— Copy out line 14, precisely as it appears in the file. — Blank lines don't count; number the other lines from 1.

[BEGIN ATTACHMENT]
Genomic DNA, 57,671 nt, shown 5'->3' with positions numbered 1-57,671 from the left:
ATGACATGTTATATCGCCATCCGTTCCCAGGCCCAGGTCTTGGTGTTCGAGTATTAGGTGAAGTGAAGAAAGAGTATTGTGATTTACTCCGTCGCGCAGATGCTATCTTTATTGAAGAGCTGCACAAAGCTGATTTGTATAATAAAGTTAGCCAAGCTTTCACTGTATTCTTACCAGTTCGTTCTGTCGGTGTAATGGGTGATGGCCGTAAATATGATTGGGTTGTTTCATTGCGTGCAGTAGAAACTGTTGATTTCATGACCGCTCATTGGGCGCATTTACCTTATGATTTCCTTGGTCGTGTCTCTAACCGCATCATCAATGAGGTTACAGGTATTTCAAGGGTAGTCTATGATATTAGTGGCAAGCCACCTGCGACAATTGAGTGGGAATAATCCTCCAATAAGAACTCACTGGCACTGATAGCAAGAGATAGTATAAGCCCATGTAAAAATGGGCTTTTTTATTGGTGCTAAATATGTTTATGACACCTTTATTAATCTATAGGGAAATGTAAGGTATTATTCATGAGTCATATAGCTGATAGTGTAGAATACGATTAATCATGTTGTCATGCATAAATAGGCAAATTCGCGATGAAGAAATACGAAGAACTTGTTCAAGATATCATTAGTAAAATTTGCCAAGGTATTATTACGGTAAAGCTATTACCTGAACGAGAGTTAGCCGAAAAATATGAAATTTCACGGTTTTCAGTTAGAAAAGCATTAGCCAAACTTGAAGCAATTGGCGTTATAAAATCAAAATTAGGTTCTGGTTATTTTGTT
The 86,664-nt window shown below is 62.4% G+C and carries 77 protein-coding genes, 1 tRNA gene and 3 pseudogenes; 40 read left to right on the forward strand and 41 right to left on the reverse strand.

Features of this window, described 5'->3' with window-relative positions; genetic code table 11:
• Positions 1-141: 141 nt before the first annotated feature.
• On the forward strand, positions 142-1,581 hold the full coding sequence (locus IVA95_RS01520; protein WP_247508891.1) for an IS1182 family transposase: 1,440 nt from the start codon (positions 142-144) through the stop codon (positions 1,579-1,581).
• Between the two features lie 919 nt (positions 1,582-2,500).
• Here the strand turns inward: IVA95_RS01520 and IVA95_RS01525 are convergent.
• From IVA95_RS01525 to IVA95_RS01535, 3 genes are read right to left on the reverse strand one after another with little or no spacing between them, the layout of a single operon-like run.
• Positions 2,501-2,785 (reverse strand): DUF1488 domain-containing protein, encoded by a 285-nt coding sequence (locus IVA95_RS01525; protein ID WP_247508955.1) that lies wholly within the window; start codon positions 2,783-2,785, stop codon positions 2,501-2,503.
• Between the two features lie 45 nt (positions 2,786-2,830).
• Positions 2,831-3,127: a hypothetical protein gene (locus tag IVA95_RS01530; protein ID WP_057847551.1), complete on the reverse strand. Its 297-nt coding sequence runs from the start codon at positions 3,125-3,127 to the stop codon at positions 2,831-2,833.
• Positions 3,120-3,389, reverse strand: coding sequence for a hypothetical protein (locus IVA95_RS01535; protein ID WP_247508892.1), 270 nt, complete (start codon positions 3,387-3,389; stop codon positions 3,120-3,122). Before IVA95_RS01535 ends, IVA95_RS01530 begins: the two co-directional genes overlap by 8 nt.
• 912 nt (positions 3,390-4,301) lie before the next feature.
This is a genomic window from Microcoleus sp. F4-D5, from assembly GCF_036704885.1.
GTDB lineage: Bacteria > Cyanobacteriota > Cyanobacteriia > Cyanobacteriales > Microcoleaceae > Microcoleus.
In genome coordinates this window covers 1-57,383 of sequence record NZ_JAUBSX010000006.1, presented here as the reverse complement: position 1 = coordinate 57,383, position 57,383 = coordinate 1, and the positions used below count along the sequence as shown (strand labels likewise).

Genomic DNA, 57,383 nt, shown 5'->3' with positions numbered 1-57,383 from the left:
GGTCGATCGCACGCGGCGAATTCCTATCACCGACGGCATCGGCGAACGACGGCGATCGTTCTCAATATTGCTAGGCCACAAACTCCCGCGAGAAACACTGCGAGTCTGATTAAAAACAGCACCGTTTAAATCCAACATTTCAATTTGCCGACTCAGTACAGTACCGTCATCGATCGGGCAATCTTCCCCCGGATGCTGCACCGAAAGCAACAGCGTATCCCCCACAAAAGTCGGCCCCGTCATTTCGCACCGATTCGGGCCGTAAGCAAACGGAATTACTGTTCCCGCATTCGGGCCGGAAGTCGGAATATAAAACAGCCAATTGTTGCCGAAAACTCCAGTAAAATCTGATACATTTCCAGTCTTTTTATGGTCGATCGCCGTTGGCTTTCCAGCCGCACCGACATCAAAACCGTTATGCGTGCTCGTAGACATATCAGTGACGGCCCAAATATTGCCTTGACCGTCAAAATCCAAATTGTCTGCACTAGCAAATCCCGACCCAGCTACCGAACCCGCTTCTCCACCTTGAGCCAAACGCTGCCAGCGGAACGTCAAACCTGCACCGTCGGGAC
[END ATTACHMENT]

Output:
• 912 nt (positions 3,390-4,301) lie before the next feature.